Searching for Exo-Ios

Searching for Exo-Ios

Despite years of searching, we’ve yet to find an “exomoon”.
The authors of today’s paper suggest a new way to find them. Instead of the optical telescopes favoured by exoplanet searches, Noyola et al. turn to the giant radio telescopes. They suggest that they could be able to detect signals from extrasolar equivalents of one of the Solar system’s most extreme objects: Jupiter’s moon Io.

In Search of the First Habitable Exomoon

In Search of the First Habitable Exomoon

The Hunt for Exomoons with Kepler project has conducted the first ever search for a moon around a planet in the habitable zone. While they find no evidence for such a moon, they demonstrate that Earth-sized and possibly habitable moons should be easily detectable with the current Kepler data.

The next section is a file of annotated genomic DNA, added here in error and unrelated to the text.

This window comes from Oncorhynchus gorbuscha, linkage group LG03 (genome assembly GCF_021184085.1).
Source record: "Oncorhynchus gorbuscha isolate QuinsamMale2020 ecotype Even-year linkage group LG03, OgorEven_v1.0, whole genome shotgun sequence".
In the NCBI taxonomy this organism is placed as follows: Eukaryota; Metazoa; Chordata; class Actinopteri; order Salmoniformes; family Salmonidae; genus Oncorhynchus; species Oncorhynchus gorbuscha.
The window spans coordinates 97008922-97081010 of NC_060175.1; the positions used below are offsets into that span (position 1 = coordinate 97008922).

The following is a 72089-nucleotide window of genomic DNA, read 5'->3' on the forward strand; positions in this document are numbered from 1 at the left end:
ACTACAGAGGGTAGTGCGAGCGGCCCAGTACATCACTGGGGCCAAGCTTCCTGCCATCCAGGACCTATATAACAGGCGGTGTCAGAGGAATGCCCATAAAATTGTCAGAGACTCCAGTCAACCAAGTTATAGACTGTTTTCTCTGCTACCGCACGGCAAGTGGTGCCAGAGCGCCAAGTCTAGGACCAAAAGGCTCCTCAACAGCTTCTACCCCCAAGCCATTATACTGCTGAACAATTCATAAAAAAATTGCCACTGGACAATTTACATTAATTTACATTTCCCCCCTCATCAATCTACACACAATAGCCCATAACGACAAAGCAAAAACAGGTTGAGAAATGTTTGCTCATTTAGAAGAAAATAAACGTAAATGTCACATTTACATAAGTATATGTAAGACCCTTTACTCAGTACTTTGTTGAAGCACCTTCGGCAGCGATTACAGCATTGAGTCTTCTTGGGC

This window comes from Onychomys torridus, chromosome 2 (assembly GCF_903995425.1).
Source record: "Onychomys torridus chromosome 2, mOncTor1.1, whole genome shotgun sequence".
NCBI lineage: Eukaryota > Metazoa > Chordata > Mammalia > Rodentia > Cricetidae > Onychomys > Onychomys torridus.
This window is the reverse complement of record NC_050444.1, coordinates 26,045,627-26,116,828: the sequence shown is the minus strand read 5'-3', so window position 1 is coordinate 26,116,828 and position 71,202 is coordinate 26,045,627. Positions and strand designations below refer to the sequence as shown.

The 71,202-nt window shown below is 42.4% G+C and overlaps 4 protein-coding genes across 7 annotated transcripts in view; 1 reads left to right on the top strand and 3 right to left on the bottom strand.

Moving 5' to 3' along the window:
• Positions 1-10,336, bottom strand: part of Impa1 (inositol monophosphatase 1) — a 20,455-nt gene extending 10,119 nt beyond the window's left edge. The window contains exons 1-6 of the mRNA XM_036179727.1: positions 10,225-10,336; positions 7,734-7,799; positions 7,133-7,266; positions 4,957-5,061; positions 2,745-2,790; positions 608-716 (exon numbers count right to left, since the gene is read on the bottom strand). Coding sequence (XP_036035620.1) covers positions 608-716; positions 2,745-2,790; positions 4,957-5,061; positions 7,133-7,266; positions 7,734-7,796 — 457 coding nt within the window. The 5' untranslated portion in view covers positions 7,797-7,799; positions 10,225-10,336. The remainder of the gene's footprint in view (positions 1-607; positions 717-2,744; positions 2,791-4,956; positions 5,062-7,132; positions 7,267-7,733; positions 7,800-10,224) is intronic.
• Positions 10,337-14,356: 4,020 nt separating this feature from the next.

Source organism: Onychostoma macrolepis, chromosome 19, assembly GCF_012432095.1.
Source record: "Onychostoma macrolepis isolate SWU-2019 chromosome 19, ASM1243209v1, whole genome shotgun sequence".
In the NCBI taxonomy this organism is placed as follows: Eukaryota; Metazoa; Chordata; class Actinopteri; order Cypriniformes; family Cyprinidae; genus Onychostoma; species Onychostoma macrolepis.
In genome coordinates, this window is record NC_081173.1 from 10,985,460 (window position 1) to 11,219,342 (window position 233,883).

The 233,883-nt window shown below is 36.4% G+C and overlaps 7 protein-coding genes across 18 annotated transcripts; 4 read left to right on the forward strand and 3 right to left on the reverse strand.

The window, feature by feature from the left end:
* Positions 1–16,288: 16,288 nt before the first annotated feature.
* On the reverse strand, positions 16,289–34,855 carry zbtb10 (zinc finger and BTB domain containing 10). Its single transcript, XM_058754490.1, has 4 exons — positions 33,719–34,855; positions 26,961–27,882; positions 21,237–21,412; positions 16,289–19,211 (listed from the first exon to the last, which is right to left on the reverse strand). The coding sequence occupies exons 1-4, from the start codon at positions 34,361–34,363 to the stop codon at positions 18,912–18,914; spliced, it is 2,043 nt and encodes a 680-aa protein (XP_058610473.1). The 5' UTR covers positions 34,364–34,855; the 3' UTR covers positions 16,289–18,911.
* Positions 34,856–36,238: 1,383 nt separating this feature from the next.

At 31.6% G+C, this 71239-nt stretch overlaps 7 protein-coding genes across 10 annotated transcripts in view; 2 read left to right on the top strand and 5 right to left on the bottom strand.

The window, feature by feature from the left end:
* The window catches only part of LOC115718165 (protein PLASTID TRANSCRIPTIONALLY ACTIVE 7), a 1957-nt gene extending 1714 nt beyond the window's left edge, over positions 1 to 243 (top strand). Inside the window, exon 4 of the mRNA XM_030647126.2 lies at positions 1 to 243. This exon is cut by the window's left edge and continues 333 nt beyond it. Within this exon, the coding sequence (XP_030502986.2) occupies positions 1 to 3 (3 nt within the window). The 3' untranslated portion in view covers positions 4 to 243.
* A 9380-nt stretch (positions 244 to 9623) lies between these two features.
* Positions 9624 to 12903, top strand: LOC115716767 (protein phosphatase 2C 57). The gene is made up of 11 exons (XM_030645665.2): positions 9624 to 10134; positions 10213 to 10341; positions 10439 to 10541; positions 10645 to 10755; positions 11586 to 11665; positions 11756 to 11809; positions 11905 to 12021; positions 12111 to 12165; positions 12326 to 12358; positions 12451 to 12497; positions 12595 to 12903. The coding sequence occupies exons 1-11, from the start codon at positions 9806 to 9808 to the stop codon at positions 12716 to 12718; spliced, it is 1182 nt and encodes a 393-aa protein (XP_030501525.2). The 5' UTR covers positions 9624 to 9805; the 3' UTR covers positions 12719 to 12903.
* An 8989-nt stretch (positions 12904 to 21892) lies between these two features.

Are Exomoons Habitable?

Are Exomoons Habitable?

Some exoplanets seem to have walked directly out of the best science fiction movies. Taking these planets into example, the question of habitability seems like a joke. But what if we stopped looking at these extreme worlds and turned our eyes to their moons instead? Surely their moons are less extreme. And given that our own Jupiter hosts 67 moons, surely they’re more abundant. Can such extreme planets host habitable moons? The 36-page paper written by Heller and Barnes attempts to address this question.